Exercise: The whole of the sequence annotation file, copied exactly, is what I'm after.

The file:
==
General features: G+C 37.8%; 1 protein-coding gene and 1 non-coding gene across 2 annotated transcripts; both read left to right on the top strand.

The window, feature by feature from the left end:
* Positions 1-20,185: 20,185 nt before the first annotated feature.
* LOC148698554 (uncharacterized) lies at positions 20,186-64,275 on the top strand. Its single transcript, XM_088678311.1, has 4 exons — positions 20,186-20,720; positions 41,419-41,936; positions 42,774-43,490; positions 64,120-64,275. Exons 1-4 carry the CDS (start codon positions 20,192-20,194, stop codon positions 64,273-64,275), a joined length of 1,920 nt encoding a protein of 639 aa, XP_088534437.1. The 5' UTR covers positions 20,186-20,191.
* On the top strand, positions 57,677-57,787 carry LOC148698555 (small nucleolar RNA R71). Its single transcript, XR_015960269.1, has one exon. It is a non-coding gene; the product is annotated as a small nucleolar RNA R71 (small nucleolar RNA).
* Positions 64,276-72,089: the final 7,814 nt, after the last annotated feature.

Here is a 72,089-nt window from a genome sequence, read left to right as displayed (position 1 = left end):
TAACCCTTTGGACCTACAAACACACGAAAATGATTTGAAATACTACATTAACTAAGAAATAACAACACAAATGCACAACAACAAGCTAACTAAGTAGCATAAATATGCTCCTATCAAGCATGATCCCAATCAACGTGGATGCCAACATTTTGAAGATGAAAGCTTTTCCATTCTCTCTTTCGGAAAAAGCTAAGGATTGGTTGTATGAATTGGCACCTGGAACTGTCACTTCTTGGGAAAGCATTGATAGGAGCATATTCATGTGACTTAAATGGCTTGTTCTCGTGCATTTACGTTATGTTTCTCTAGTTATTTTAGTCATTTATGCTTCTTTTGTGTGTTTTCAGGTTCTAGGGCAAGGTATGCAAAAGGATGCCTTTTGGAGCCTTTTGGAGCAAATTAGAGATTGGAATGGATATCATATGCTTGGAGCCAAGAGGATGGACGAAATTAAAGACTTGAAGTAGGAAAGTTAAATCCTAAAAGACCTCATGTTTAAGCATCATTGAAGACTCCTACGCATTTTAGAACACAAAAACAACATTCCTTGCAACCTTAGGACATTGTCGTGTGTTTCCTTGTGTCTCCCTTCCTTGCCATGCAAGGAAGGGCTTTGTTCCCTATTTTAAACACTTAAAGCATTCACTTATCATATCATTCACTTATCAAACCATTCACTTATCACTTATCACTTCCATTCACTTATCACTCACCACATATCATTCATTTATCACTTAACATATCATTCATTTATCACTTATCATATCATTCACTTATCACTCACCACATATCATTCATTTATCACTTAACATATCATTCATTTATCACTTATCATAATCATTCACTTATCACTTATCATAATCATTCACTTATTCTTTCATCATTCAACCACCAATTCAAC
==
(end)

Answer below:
General features: G+C 37.8%; 1 protein-coding gene and 1 non-coding gene across 2 annotated transcripts; both read left to right on the top strand.

The window, feature by feature from the left end:
* Positions 1-20,185: 20,185 nt before the first annotated feature.
* LOC148698554 (uncharacterized) lies at positions 20,186-64,275 on the top strand. Its single transcript, XM_088678311.1, has 4 exons — positions 20,186-20,720; positions 41,419-41,936; positions 42,774-43,490; positions 64,120-64,275. Exons 1-4 carry the CDS (start codon positions 20,192-20,194, stop codon positions 64,273-64,275), a joined length of 1,920 nt encoding a protein of 639 aa, XP_088534437.1. The 5' UTR covers positions 20,186-20,191.
* On the top strand, positions 57,677-57,787 carry LOC148698555 (small nucleolar RNA R71). Its single transcript, XR_015960269.1, has one exon. It is a non-coding gene; the product is annotated as a small nucleolar RNA R71 (small nucleolar RNA).
* Positions 64,276-72,089: the final 7,814 nt, after the last annotated feature.

Here is a 72,089-nt window from a genome sequence, read left to right as displayed (position 1 = left end):
TAACCCTTTGGACCTACAAACACACGAAAATGATTTGAAATACTACATTAACTAAGAAATAACAACACAAATGCACAACAACAAGCTAACTAAGTAGCATAAATATGCTCCTATCAAGCATGATCCCAATCAACGTGGATGCCAACATTTTGAAGATGAAAGCTTTTCCATTCTCTCTTTCGGAAAAAGCTAAGGATTGGTTGTATGAATTGGCACCTGGAACTGTCACTTCTTGGGAAAGCATTGATAGGAGCATATTCATGTGACTTAAATGGCTTGTTCTCGTGCATTTACGTTATGTTTCTCTAGTTATTTTAGTCATTTATGCTTCTTTTGTGTGTTTTCAGGTTCTAGGGCAAGGTATGCAAAAGGATGCCTTTTGGAGCCTTTTGGAGCAAATTAGAGATTGGAATGGATATCATATGCTTGGAGCCAAGAGGATGGACGAAATTAAAGACTTGAAGTAGGAAAGTTAAATCCTAAAAGACCTCATGTTTAAGCATCATTGAAGACTCCTACGCATTTTAGAACACAAAAACAACATTCCTTGCAACCTTAGGACATTGTCGTGTGTTTCCTTGTGTCTCCCTTCCTTGCCATGCAAGGAAGGGCTTTGTTCCCTATTTTAAACACTTAAAGCATTCACTTATCATATCATTCACTTATCAAACCATTCACTTATCACTTATCACTTCCATTCACTTATCACTCACCACATATCATTCATTTATCACTTAACATATCATTCATTTATCACTTATCATATCATTCACTTATCACTCACCACATATCATTCATTTATCACTTAACATATCATTCATTTATCACTTATCATAATCATTCACTTATCACTTATCATAATCATTCACTTATTCTTTCATCATTCAACCACCAATTCAAC